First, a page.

Huma is a PhD student in the Clinical Psychology program at McGill University. She has completed her Master of Psychology (MPsy) in Counselling Psychology from Adler Graduate Professional School in Toronto and her MA in Clinical and Counselling Psychology from the University of Toronto. She has clinical experience working with clients with schizophrenia, borderline tendencies, histories of trauma and domestic abuse, attachment issues, anxiety, and depression, as well as clients with pedophilia within the parole system. Her research experience includes pharmaceutical clinical trials in schizophrenia and research that aims to understand the conceptualization of mindfulness in western clinical settings.
Her current research interest lies in the application of mindfulness-based practices to increasing wellbeing by bridging the gap between the western utilization of mindfulness and the Buddhist roots from where it originated. Within this realm, she is interested in exploring the conceptualization of the “self” (or one’s identity) by integrating knowledge from psychology, neuroscience, and contemplative practice. Her goal is to apply this nuanced understanding of the conceptualization of one’s self to the reduction of stress and clinical disorders and in increasing wellbeing and happiness. In order to enrich and inform her research and clinical work, she diligently maintains her own personal daily mindfulness practice and regularly engages with meditation teachers in the field.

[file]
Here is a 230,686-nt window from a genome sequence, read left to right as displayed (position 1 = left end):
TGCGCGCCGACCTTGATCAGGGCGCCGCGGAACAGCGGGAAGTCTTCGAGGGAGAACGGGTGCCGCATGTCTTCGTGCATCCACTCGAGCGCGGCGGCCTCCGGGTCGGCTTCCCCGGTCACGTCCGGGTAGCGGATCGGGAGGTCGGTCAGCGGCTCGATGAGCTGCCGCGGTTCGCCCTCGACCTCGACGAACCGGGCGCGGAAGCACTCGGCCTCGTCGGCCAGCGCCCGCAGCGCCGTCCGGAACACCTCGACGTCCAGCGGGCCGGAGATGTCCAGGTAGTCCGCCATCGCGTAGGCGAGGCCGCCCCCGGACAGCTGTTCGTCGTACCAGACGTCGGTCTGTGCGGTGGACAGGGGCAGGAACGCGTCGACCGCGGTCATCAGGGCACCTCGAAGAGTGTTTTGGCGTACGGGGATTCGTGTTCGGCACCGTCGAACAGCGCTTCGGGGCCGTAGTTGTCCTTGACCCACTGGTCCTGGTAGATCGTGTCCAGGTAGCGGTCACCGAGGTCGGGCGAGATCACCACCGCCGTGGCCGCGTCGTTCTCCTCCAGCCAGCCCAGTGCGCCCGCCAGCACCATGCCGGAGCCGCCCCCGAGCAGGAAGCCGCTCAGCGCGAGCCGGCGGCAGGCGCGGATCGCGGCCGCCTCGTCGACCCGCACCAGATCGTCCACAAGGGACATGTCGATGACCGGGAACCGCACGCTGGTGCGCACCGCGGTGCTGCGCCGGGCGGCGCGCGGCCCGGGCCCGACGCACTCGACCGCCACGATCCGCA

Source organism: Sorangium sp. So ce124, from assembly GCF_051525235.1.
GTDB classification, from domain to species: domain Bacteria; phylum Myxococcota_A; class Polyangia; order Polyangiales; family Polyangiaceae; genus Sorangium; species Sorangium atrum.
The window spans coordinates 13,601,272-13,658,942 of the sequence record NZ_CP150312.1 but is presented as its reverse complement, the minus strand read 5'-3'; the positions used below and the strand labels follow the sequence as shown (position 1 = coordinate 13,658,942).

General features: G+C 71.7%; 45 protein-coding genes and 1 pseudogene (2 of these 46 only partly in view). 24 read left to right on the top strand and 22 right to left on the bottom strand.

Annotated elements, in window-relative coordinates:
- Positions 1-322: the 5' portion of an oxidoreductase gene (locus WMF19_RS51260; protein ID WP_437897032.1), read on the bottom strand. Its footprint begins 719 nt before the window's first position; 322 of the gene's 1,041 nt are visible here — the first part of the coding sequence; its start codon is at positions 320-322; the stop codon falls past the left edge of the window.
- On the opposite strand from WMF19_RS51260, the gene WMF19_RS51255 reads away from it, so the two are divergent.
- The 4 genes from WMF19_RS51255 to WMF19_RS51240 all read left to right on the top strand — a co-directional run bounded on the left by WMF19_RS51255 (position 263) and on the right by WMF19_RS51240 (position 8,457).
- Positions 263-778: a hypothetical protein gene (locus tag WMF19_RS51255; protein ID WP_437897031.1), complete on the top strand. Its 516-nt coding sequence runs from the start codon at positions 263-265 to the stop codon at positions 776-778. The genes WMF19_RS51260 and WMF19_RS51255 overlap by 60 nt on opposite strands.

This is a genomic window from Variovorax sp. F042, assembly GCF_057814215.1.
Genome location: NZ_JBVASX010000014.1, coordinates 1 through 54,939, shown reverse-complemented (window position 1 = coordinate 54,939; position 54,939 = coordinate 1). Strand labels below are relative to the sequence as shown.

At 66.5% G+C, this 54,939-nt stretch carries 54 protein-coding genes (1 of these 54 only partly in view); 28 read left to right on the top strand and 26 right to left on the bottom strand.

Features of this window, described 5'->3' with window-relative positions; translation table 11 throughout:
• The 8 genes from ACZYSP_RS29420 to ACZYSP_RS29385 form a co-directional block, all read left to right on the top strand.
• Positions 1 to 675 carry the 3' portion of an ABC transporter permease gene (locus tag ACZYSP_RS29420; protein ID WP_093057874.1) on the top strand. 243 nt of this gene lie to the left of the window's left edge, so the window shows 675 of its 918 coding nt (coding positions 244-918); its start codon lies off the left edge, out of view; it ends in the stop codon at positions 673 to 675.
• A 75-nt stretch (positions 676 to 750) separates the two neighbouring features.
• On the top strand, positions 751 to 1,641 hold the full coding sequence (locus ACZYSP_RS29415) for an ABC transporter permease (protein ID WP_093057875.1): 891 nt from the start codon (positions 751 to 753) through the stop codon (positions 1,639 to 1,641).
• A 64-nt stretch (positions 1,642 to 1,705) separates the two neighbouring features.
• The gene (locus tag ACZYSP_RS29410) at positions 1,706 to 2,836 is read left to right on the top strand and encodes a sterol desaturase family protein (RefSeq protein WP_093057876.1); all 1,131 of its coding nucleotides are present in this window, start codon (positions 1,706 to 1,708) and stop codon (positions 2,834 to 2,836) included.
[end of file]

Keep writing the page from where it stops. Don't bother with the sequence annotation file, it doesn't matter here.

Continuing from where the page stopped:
Other Research Team Members
nellie.siemers [at] mail.mcgill.ca
Nellie recently completed her undergraduate degree at McGill University in Psychology, Behavioural Science, and Science. She is a Research Coordinator at the Health Psychology Lab and assists in projects related to mindfulness and weight related outcomes.
Her academic and research interests involve mindfulness, disordered eating, weight management and overall health behaviours. This year she will be focusing her research on the components of mindful eating interventions and volunteering for the McGill Eating Disorder Resource and Support Centre.